A February 19 Washington Post article reported that Governor Larry Hogan plans to unveil a new version of the controversial phosphorus management tool (PMT) regulations a day before the Senate Education, Health and Environmental Affairs Committee will hold a hearing on legislation that would codify the previous version of the regulations proposed by former Governor Martin O’Malley. The previous version PMT regulations would limit the amount of phosphorus that could be applied to agricultural lands and could prevent the spreading of fertilizer, poultry and other types of animal manure, and sewage sludge. The PMT regulations have caused great concern on the Eastern Shore due to the potential effect on the poultry industry.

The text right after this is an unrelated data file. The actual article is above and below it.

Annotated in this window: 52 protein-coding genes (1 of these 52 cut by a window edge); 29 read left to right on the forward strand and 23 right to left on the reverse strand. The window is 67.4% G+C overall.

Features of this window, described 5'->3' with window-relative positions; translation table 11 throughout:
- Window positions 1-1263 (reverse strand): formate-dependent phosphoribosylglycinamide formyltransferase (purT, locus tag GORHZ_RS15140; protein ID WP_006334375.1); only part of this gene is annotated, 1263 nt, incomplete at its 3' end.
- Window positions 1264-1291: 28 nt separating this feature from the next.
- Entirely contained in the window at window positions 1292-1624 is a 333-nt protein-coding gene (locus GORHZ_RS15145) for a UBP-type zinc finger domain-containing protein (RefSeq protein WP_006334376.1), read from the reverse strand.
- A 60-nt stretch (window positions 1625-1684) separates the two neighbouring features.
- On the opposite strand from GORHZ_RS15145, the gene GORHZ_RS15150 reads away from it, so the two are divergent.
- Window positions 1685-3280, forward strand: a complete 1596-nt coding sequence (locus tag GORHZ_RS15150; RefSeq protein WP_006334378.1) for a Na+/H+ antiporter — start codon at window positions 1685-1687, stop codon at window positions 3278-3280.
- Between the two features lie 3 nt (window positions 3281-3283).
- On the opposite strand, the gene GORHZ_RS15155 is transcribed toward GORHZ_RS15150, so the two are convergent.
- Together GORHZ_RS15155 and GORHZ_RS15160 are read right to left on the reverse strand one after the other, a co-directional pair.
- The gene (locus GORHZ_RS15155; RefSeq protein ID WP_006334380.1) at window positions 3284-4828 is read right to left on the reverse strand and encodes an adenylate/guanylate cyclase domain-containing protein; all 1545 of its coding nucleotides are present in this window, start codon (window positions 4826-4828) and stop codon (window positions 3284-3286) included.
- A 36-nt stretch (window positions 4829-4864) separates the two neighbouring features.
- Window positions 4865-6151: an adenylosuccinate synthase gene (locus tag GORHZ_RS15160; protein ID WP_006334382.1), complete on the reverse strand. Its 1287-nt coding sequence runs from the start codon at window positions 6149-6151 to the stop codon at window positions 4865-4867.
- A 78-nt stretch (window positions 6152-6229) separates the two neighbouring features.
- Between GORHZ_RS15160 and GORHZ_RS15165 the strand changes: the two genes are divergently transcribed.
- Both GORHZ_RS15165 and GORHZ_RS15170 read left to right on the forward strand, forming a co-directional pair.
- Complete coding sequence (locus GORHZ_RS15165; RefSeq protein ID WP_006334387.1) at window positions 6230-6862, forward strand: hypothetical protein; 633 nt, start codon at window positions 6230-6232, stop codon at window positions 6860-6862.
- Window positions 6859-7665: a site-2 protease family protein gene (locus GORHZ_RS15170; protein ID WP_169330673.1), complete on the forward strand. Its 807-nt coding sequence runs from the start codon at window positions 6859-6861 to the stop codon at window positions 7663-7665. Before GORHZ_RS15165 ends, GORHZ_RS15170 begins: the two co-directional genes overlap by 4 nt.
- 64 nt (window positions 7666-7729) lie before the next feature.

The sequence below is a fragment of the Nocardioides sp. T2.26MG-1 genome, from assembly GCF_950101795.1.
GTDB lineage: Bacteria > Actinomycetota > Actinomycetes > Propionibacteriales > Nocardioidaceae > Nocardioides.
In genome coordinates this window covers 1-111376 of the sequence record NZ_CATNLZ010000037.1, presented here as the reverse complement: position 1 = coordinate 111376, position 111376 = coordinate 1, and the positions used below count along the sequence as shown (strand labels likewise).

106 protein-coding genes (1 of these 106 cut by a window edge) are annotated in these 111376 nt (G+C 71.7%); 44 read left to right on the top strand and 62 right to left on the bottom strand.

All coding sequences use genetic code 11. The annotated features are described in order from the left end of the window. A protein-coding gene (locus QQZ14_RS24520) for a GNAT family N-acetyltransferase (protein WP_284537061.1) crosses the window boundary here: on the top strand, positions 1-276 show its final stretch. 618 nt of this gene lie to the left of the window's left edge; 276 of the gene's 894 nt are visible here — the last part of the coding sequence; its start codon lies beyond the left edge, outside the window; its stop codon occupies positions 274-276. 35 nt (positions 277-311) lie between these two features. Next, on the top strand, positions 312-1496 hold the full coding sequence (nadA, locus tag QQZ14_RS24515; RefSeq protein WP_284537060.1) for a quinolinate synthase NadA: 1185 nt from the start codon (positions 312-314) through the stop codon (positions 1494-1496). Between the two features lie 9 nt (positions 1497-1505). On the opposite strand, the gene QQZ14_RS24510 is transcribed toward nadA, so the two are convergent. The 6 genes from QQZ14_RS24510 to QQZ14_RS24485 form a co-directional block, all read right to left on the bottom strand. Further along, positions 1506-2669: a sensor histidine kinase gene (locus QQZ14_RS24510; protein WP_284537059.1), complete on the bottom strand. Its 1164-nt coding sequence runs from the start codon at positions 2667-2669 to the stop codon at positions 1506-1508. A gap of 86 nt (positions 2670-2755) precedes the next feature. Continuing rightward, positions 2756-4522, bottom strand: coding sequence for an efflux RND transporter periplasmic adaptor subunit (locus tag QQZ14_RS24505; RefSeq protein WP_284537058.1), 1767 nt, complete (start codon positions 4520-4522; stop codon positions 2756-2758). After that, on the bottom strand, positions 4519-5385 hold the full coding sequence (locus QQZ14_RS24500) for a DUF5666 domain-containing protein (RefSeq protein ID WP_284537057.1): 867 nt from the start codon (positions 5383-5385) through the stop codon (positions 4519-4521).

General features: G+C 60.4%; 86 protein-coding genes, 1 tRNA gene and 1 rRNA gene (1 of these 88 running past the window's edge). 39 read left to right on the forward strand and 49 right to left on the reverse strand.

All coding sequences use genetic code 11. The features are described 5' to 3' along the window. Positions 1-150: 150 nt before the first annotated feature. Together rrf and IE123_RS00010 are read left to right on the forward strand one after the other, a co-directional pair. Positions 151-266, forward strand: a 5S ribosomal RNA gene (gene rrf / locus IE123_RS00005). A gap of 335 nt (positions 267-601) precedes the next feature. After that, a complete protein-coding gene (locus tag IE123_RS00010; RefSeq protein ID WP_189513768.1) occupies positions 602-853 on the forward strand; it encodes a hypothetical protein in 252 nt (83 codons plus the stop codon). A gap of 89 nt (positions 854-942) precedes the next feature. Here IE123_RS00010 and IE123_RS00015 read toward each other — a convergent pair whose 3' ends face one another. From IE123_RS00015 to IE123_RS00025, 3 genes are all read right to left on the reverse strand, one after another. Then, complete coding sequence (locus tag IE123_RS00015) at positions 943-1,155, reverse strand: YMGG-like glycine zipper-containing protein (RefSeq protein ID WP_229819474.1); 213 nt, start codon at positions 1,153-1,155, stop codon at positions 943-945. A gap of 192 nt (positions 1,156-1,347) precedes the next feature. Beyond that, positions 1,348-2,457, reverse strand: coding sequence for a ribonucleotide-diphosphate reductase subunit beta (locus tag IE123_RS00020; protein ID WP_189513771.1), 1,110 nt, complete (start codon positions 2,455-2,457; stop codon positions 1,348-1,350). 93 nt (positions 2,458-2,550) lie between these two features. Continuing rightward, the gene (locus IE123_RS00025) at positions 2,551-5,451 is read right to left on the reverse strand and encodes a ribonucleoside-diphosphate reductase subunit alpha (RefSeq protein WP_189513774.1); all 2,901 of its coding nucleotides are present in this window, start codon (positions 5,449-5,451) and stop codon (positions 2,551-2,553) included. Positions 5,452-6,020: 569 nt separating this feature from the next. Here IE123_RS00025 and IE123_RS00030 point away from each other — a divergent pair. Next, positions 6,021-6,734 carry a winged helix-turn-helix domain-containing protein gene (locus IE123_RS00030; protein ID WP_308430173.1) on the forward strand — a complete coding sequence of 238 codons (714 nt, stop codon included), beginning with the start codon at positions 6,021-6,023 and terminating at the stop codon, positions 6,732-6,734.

From the article:
The [Hogan] official, who spoke on condition of anonymity because the regulations are still being finalized, said the governor’s rules will “balance the needs of the environmental and agriculture communities while also delivering immediate action to clean up the Chesapeake Bay.”
Sen. Paul G. Pinsky (D-Prince George’s) has said that he will pull the bill he submitted if the governor releases regulations comparable to those proposed late last year by then-governor Martin O’Malley (D). …“No one disagrees that [phosphorus is] a major problem,” Pinsky said. “For us to cast a blind eye and say, ‘It’s not a problem,’ or ‘Yeah, it’s a problem, but let’s talk about it some more,’ is not taking responsibility.”